Wednesday, August 3, 2011
Wishing for Snow – Minrose Gwin - Book Review
Minrose Gwin, Kenan Eminent Professor of English at the University of North Carolina and Co-Editor of the Southern Literary Journal has written a touching and often heart rending memoir of her childhood growing up in Mississippi with her often silent step-father, un-named and only to be known at The Salesman, and increasingly erratic mother Erin Taylor Clayton Pitney, a poet whose downward emotional spiral parallels her rise as an increasingly effective and evocative poet. Wishing for Snow examines the the difficulties of living with the mentally ill and the fear of becoming ones own parent, a fear that reaches deep into all of us who have parents. Gwin herself is a deeply poetic writer who uses the imagery of southern life and mores to illuminate the challenges for intelligent, sensitive women growing up in the South. Her prose is filled with heat, and flowers, the pain of self-deception, and the rich coloration of southern life.
Erin Taylor, descendent of a line of faded gentry leading back to Charleston, SC marries The Salesman after a brief marriage to with a now absent soldier who left her with an infant daughter. Minrose, named after her maternal grandmother, grows up in a house filled with silence, anger, and increasing madness, her mother not capable of finishing anything she begins, managing a home or children, or facing the world she finds increasingly unbearable. She seems incapable of showing affection to her children, holding a job of any kind, or undertaking housekeeping kinds of work. Cooking is beyond her ken. This is not to say that many of these skills were highly valued in the world where she learned how to behave, a world of servants and ladies who were more treasured for their looks than their achievements.
The words “poet” and “mad” are often elided in popular culture. The mad poet is almost as common a figure as the mad scientist. It seems, however, that Erin Taylor comes closest to being herself and communicating her love, needs, passion, and keen sense of awareness of the world about her in the world of poetry. Her ability to communicate person to person, at least within her family and community, are severely limited, while her communication through her poetry displays her pain,vision, and passion in a highly evocative fashion. Reality, her reality, comes through in her poetry – spare, clean, truth-telling, honest. This is, perhaps, the only way she can communicate with others. As Minrose explores her mother's papers, she discovers friends Erin Taylor has met in poetry seminars, classes, and through her writing, friends she never expected existed. Whether Erin Taylor's poems are the sane woman seeking peace or the excrescence of her madness finding release I'm not poet nor sage enough to know, but her daughter digs deep to find both herself and her tortured mother in them. Meanwhile, she reflects on her mother's downward spiral and the complexities of their relationship.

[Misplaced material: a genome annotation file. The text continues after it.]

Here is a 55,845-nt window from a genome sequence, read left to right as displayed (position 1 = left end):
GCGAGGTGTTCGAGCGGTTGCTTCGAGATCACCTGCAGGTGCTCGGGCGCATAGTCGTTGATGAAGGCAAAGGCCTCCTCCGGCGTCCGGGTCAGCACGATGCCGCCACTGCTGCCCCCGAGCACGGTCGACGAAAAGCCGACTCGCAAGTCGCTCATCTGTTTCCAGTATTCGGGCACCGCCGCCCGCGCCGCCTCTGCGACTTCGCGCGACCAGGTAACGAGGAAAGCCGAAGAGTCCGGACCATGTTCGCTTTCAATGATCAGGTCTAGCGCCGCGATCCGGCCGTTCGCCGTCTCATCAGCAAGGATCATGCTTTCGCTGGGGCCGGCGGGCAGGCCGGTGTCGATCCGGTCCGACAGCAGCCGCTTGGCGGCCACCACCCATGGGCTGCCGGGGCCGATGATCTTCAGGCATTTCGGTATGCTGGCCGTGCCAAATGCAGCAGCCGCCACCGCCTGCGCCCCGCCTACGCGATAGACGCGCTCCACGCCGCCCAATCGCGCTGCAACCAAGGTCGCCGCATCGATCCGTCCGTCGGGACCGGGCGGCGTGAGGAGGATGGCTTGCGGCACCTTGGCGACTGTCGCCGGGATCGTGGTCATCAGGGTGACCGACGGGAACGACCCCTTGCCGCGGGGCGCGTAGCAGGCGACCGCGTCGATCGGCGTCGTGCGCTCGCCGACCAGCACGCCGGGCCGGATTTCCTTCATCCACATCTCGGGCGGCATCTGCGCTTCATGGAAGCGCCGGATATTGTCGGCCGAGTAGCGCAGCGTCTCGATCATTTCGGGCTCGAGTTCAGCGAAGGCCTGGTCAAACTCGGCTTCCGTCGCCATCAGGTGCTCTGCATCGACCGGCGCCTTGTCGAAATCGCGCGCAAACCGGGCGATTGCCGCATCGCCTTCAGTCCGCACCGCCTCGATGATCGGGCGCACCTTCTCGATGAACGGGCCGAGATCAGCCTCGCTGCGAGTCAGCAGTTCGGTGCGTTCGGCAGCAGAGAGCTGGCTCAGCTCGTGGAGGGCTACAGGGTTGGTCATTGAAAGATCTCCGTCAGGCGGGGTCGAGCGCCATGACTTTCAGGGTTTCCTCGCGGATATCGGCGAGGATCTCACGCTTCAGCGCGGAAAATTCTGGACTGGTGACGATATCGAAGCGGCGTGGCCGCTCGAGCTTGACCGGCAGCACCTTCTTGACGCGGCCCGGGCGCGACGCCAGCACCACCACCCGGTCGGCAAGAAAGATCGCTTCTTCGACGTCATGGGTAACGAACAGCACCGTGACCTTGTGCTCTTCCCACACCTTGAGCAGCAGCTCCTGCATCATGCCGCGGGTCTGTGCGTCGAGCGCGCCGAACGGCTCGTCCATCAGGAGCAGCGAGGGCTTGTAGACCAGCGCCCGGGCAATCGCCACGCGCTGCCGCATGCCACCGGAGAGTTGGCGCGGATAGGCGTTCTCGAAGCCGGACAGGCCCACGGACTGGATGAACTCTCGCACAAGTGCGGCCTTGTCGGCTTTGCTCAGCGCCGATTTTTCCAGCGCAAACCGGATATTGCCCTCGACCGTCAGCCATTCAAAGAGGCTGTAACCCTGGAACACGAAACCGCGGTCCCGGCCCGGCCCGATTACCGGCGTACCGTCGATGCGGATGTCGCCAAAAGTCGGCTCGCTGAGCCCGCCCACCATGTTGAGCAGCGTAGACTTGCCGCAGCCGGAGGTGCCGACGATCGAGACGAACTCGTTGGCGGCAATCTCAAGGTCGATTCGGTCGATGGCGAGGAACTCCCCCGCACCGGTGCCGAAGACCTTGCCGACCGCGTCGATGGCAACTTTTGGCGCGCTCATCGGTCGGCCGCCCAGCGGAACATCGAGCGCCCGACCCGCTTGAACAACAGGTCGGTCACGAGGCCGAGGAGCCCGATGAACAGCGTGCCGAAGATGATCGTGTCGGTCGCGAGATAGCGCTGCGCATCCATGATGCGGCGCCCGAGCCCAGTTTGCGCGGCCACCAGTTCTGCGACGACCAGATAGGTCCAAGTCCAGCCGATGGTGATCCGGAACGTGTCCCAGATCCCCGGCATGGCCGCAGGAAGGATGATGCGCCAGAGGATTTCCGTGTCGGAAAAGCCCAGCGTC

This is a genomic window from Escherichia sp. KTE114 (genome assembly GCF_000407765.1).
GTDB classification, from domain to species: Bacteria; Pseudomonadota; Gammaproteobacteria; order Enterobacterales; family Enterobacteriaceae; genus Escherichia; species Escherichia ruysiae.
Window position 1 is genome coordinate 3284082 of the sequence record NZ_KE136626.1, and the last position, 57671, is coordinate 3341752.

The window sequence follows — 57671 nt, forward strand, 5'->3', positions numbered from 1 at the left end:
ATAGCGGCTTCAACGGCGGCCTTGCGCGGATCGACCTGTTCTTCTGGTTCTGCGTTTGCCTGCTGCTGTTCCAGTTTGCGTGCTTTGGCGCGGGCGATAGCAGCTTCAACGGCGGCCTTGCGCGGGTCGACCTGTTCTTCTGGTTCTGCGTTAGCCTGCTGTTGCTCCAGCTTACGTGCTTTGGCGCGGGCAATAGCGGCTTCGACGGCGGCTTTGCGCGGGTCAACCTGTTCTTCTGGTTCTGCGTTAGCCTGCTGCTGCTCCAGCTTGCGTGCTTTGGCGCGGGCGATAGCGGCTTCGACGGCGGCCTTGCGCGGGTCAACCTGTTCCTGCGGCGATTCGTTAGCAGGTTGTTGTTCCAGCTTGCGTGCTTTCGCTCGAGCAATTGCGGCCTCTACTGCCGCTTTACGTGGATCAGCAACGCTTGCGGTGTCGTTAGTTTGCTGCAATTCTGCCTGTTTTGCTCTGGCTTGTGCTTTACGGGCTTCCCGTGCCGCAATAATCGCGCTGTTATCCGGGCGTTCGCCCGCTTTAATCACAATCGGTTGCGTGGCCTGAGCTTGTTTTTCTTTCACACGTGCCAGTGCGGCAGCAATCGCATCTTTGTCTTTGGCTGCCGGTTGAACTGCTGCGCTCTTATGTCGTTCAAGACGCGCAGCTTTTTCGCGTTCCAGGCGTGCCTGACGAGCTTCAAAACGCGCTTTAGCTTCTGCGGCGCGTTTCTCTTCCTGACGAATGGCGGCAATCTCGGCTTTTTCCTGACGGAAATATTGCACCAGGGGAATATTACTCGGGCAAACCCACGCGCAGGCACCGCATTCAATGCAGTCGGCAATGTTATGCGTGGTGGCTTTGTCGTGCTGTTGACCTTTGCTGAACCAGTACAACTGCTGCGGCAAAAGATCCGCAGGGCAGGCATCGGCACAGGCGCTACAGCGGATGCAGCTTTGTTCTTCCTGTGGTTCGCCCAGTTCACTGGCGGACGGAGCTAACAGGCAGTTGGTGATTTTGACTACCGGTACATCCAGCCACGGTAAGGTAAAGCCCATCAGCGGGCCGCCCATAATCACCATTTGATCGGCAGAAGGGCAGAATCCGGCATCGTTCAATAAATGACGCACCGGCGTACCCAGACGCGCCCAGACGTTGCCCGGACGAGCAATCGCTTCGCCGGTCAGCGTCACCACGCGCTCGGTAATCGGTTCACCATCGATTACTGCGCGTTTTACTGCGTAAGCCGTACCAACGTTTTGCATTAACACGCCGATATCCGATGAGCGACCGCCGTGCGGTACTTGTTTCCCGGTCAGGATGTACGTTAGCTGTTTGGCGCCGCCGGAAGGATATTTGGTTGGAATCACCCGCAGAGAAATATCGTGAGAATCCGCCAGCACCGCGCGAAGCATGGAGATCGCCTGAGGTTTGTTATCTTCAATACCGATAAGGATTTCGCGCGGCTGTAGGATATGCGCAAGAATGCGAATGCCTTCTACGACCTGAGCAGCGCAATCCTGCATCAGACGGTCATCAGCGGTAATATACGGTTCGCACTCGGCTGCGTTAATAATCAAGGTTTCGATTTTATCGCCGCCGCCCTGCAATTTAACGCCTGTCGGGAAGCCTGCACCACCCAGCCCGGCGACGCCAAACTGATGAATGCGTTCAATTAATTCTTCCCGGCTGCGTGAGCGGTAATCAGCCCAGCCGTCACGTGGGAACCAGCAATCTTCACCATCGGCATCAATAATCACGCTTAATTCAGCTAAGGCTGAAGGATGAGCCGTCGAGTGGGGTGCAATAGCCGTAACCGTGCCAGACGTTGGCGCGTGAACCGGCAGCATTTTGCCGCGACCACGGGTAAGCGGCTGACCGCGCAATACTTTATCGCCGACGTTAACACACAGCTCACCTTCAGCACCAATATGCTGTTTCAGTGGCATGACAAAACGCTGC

In exploring Erin's life and poetry, Minrose must, inevitably, examine herself as well. Her maimed childhood, her motivations for becoming a literature professor, her mother's and her relationship to The Salesman, her disabling neck injury and, finally, her fear of her own possible madness are all recurring themes in the book. Another recurrent theme is her own family life: marriage, her relationship with a lover, and motherhood, the passing of a family history to one's own offspring, all in the context of fear that she could and might be becoming her own mother.
The title, Wishing for Snow, stands as a metaphor for quiet, clean, coolness, sanity, and a quiet, comforting blanket always looked for but never arriving or staying for long, disappearing in the dank chill of a Mississippi winter like Erin Taylor's lucid or calm moments. For her, the snows arrive too infrequently and dissolve too easily. Her madness is the central fact of her life. Here's an example of one of her later poems:
Five years and 41 poems
typed and retyped quaking
on the page like jello pudding
half-cooked, or Santa's belly
belted down for the wild impetuous
trip. Ashes, switches and soon signing
my forehead like a pilgrim on a perilous
journey of words, trapped midway between
heaven and ashpit.
1825 days of work squeezed from
every niche and cranny of the house
heaped with dirt swept beneath dusty carpets
where poems sprout like a mushrooms shattering
at my touch, when the vacuum roars down upon
them like a firestorm gobbling them up.
41 poems refusing to fall
into place like kids chasing
fireflies just beyond their reach
or toddlers with fragile fingers
clutching at the moon.
Half-naked poems peering
back at me, impertinent, unafraid
Heartbread of my life spread wantonly
upon the page.
ERIN CLAYTON PITNEY
Minrose Gwin struggles to end her book, to find closure for her mother's life in her own, as we all seek to do and, sadly, most of us fail to accomplish. We can't do it because we are our parents, whether we like it or not, and will always continue to seek a resolution. Wishing for Snow is a lovely and readable account of a daughter's efforts to reconcile her own life with the struggle of her mother's insanity. Her language is lovely. Her courage to face herself and her situation admirable. The book, filled with beautiful language and deep understanding is a worthwhile read.